• Our rice balls alongside Japanese dishes brought by other families to our Culture Club potluck lunch.

    Our rice balls alongside Japanese dishes brought by other families to our Culture Club potluck lunch.

    Rice Balls (Onigiri) – super easy, fun and yummy! The kids love getting their hands messy as they mold rice balls in their salted hands. Eating the tasty rice balls is the icing on the cake. The recipe I used is evading me, but it’s similar to this recipe, except we skipped the nori and umeboshi. We simply made sushi rice in the rice cooker and once it was cool enough to handle, the kids got their hands wet and salted and made balls from the scoops of rice I dropped in their hands.

  • Fun-shaped Hard Boiled Eggs. Yes, we shaped hard-boiled eggs into cars & fish using molds such as these. Again, fun, fun, fun! Gotta love modern Japanese whimsy! We pressed fresh hard boiled eggs into these molds and ended up with fun shaped eggs. Processed food? Not really. Fun? Definitely.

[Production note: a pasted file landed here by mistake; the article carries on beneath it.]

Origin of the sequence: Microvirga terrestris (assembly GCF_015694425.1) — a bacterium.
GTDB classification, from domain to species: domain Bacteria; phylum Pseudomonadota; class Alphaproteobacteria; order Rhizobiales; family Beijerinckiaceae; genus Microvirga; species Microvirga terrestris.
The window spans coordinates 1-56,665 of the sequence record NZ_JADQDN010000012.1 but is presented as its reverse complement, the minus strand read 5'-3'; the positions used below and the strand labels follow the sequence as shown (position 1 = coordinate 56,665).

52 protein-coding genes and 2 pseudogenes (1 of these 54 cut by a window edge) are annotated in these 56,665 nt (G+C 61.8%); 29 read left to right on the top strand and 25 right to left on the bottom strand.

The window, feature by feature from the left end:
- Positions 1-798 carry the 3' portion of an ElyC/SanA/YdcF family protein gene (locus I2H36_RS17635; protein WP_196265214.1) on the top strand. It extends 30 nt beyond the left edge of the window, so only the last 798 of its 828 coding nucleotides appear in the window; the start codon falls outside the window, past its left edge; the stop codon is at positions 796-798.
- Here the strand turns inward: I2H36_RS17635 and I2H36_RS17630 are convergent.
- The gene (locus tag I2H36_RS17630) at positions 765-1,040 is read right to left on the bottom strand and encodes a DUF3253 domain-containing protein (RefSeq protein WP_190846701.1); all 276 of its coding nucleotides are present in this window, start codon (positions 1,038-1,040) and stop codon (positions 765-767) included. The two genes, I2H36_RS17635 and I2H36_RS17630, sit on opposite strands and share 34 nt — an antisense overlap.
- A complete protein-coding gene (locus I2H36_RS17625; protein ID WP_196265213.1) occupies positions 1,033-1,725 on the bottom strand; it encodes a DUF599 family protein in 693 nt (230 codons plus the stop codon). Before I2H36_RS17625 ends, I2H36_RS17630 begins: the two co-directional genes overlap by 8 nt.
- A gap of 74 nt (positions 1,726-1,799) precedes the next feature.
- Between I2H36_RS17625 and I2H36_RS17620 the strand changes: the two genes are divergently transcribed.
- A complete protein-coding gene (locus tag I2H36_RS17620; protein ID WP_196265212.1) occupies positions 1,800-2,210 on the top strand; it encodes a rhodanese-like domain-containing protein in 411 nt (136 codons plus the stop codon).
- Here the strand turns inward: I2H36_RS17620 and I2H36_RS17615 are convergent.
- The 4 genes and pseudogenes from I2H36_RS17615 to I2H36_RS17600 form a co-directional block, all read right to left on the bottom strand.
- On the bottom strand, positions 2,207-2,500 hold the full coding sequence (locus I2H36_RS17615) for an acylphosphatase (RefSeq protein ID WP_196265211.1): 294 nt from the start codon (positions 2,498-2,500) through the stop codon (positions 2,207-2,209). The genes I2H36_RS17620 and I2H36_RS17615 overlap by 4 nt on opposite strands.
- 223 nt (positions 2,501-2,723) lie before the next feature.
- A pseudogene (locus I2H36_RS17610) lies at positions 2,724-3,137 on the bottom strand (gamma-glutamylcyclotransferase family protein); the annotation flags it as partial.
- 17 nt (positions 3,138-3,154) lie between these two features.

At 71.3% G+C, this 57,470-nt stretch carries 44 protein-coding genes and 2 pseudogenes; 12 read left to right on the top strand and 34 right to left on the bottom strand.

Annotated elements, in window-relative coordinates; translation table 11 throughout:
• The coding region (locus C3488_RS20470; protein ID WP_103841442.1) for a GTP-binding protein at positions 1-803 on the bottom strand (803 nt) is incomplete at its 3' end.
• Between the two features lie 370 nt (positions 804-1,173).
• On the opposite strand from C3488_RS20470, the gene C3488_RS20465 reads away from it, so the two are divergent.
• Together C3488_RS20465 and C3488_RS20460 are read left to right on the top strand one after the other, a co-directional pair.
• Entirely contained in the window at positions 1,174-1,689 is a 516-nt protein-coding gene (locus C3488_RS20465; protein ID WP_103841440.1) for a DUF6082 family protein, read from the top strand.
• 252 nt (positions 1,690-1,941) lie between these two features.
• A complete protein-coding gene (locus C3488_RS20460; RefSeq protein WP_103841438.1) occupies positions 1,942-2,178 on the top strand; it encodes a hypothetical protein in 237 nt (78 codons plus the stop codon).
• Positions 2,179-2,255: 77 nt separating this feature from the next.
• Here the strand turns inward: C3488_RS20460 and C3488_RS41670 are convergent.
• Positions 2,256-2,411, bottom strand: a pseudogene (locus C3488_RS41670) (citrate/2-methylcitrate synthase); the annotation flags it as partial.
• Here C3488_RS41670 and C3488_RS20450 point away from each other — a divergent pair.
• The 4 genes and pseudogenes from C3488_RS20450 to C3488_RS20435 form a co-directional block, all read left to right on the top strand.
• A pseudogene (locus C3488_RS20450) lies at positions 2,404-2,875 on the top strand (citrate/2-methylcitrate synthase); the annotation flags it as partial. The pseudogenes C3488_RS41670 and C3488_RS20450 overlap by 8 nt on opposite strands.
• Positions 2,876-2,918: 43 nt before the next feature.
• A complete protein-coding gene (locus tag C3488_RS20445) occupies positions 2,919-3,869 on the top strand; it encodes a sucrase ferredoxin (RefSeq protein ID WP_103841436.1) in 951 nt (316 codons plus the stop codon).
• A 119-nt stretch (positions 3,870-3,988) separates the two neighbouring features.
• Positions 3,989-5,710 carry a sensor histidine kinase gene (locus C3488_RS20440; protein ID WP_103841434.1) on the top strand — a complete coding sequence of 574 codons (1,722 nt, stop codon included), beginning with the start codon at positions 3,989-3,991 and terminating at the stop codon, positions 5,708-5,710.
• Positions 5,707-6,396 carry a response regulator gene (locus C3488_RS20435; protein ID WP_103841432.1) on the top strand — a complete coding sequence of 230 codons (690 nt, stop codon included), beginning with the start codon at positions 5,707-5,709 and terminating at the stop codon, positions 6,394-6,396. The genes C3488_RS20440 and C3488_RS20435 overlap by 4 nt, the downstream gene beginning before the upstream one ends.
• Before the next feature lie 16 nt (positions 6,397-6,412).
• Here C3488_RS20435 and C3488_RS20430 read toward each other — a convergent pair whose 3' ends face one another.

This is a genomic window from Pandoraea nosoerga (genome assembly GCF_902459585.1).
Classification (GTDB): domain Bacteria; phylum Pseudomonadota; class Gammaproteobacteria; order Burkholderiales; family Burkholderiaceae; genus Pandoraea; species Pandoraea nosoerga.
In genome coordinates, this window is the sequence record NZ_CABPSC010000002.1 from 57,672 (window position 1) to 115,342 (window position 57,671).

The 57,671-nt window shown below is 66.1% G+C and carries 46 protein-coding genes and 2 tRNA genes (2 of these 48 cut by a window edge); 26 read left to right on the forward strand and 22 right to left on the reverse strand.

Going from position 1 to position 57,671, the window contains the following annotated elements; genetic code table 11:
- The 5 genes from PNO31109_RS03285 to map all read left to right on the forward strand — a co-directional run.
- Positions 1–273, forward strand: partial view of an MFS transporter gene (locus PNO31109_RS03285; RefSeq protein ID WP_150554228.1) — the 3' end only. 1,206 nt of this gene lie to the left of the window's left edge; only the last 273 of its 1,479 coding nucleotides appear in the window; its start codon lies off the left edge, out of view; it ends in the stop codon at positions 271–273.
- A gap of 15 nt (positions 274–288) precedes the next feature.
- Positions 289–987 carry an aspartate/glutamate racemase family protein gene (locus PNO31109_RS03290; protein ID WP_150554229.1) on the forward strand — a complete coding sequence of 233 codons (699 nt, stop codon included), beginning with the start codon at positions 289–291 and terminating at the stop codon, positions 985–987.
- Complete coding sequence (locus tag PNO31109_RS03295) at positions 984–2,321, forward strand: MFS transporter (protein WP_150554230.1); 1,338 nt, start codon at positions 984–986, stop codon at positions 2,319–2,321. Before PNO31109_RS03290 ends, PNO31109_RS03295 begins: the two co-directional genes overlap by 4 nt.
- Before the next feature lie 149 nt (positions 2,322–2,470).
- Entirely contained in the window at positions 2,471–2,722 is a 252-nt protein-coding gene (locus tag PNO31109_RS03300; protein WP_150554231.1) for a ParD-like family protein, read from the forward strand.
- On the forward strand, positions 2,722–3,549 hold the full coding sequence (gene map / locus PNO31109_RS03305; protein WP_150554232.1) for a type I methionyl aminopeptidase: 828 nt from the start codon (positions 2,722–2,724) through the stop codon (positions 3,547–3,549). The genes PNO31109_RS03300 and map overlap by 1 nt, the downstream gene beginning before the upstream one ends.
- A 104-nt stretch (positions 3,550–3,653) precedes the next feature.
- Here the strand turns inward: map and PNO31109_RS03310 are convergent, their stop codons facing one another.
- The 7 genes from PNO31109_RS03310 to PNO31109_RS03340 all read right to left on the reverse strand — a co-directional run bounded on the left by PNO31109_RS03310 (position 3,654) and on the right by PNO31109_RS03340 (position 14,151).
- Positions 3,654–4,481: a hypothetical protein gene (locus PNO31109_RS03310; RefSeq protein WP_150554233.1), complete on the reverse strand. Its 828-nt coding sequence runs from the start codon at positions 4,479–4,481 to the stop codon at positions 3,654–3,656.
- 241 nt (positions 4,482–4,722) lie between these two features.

At our monthly Culture Club meeting, some of the other families brought these terrific crafts that are worth repeating:

  • Daruma Dolls – Daruma or Dharma Dolls are a good luck symbol with Zen Buddhist roots that the Japanese people tend to make wishes on by coloring in one eye of the doll at the new year. Once the wish comes true, the other eye is filled in. Cindy over at One Part Sunshine brainstormed these creative crafts the kids could take home and make a wish on. Basically, the kids used cut up egg cartons, red tape, masking tape, and sharpie/permanent markers to create these clever dolls.
Daruma doll created by our oldest son at Culture Club - Japan!

Daruma doll created by our oldest son at Culture Club – Japan!

Supplies used to create the above Daruma Doll.